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Oaklawn's emergency department displays a reminder of Americans' sacrifices 

MARSHALL – Some of those who pass through the doors in and out of the emergency department at Oaklawn Hospital may lift their eyes and pause for a moment to admire an artistic addition.

Above the doors for staff and patients alike to observe is a patriotic reminder of Americans’ many sacrifices in helping each other. 

A sculpture rendered in metal depicts a tattered, waving American flag with a “heartbeat” symbol representing the medical profession. It was designed, created and donated by Metal Art of Wisconsin, based in Manitowoc, Wisconsin, in response to a request from Gary and Lisa Sands of Marshall.

The sculpture symbolizes “the sacrifices that Americans have given for the flag – the sacrifices our veterans and everyone make so we can enjoy our freedoms and liberties,” said Shane Henderson, president of the eight-year-old custom metalworking firm, which began as a whimsical enterprise with his son Justis in their garage. 

Through the company’s “Flags for Fortitude” project, anyone can nominate a person who might deserve a special honor – veterans, current and past military and service members, law enforcement, firefighters, EMTs, physicians, nurses and others, according to the company’s website.

“We’ve been doing this for years,” he said. “We read the nominations every morning and the ones that stand out are chosen to receive one of our flags. We personalize them and ask for nothing in return other than a picture.”

Lisa Sands, a lifelong Marshall resident, is a local agent for State Farm Insurance. Her husband is a former State Farm agent originally based in Michigan’s Upper Peninsula. The couple learned of the company’s efforts through a news broadcast last year, and initially submitted a request for a flag because Gary Sands is a U.S. military veteran.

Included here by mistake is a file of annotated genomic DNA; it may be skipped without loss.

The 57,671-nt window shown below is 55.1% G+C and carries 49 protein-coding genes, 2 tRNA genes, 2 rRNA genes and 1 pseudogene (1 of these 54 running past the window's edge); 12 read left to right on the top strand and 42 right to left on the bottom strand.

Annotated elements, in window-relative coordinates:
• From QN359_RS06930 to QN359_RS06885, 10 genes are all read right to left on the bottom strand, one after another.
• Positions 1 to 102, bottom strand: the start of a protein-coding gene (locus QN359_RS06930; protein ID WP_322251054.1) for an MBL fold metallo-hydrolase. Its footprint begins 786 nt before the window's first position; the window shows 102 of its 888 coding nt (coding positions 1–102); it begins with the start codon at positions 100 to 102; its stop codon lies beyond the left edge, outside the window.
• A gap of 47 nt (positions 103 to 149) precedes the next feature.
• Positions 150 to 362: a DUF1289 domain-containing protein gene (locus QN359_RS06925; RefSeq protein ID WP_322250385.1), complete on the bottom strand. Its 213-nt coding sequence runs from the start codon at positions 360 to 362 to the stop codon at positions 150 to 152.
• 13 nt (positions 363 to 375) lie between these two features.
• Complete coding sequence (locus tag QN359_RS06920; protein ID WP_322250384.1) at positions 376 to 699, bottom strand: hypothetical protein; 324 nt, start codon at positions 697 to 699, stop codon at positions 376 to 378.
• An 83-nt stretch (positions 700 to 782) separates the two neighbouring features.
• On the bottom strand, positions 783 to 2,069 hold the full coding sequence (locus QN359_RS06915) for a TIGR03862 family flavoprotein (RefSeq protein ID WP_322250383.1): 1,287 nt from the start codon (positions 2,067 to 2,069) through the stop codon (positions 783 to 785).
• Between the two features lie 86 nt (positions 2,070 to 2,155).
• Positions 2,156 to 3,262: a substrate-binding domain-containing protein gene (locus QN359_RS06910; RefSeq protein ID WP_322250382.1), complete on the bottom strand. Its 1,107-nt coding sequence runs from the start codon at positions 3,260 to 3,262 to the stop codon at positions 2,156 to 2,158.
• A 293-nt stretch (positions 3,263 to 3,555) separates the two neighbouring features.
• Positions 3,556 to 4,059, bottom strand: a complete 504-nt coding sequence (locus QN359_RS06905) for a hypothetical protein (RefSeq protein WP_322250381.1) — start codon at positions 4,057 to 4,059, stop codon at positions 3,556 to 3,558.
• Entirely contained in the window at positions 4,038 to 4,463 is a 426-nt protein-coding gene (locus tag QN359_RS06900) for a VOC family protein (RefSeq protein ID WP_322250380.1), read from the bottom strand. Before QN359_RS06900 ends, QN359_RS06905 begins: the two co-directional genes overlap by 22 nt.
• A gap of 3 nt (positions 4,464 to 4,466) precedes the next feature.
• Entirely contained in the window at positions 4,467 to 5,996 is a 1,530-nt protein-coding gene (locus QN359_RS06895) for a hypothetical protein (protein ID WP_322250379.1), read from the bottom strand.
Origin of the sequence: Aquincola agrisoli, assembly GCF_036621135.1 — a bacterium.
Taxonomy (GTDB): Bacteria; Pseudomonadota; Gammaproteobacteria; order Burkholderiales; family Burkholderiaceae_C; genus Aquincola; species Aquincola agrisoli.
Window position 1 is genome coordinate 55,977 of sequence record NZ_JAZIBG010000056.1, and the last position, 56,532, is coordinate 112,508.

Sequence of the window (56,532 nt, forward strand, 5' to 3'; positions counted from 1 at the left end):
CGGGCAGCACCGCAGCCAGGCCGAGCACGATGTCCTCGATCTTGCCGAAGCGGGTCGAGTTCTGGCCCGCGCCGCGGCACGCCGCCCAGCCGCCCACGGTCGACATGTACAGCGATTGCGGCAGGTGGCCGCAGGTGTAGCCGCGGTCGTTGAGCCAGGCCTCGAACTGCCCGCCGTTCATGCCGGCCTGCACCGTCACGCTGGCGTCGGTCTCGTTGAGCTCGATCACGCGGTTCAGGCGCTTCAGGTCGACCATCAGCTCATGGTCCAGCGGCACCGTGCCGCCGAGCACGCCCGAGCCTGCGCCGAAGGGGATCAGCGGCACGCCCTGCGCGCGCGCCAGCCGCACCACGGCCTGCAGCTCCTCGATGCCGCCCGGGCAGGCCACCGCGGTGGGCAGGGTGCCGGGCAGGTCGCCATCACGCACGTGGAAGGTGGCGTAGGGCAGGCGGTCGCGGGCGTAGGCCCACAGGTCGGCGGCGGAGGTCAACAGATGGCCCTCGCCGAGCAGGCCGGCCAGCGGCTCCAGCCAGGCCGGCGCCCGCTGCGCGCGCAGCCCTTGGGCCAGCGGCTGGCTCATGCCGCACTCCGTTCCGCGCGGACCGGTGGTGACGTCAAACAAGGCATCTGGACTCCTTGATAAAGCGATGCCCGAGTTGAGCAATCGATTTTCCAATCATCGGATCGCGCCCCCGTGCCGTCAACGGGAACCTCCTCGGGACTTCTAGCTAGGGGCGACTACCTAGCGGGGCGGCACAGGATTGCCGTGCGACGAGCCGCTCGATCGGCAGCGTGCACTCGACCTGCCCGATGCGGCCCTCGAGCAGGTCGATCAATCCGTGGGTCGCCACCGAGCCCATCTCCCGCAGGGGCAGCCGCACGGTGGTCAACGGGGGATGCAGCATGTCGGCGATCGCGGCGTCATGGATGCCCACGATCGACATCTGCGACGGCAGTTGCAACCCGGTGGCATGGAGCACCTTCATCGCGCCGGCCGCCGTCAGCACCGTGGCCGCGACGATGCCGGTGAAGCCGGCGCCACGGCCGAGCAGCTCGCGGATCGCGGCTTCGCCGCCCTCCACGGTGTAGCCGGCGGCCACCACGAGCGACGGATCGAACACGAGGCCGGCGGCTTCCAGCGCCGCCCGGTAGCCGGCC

In so doing, Gary Sands included on his nomination form that he is a member of the Fort Custer Cemetery Honor Guard. 

“Without my asking, they sent me one of their flags for the honor guard – no charge, and no questions asked,” he said. 

There was a slight error, however. The customized sculpture he received had been designed to honor medical providers rather than military service.

“I told them I would get it to a medical facility – and, before I knew it, they’d sent me another one for the honor guard at Fort Custer,” Gary Sands said. “That’s the kind of outfit they are.”

Sands said he didn’t have to think twice about which facility should receive the first sculpture he’d received. 

“The people in Oaklawn’s emergency room literally saved my life twice,” he said. “So it was a no-brainer.” 

Oaklawn’s medical team “knew exactly what my problem was” when he was brought to the emergency department in December 2018, Sands said, adding that donating the sculpture represented his gratitude for helping him. 

“It was one way to thank them, not only for me but for all that they do,” he said. 

Henderson said his company’s outlay for its sculpture donations has amounted to approximately $120,000 but that the effort also stems from gratitude – for the sacrifices Americans make for each other.

“This is what we do for fun,” Henderson said. “This is our hobby.”

Information about the metalworking company may be found online at and its patriotic donations are detailed at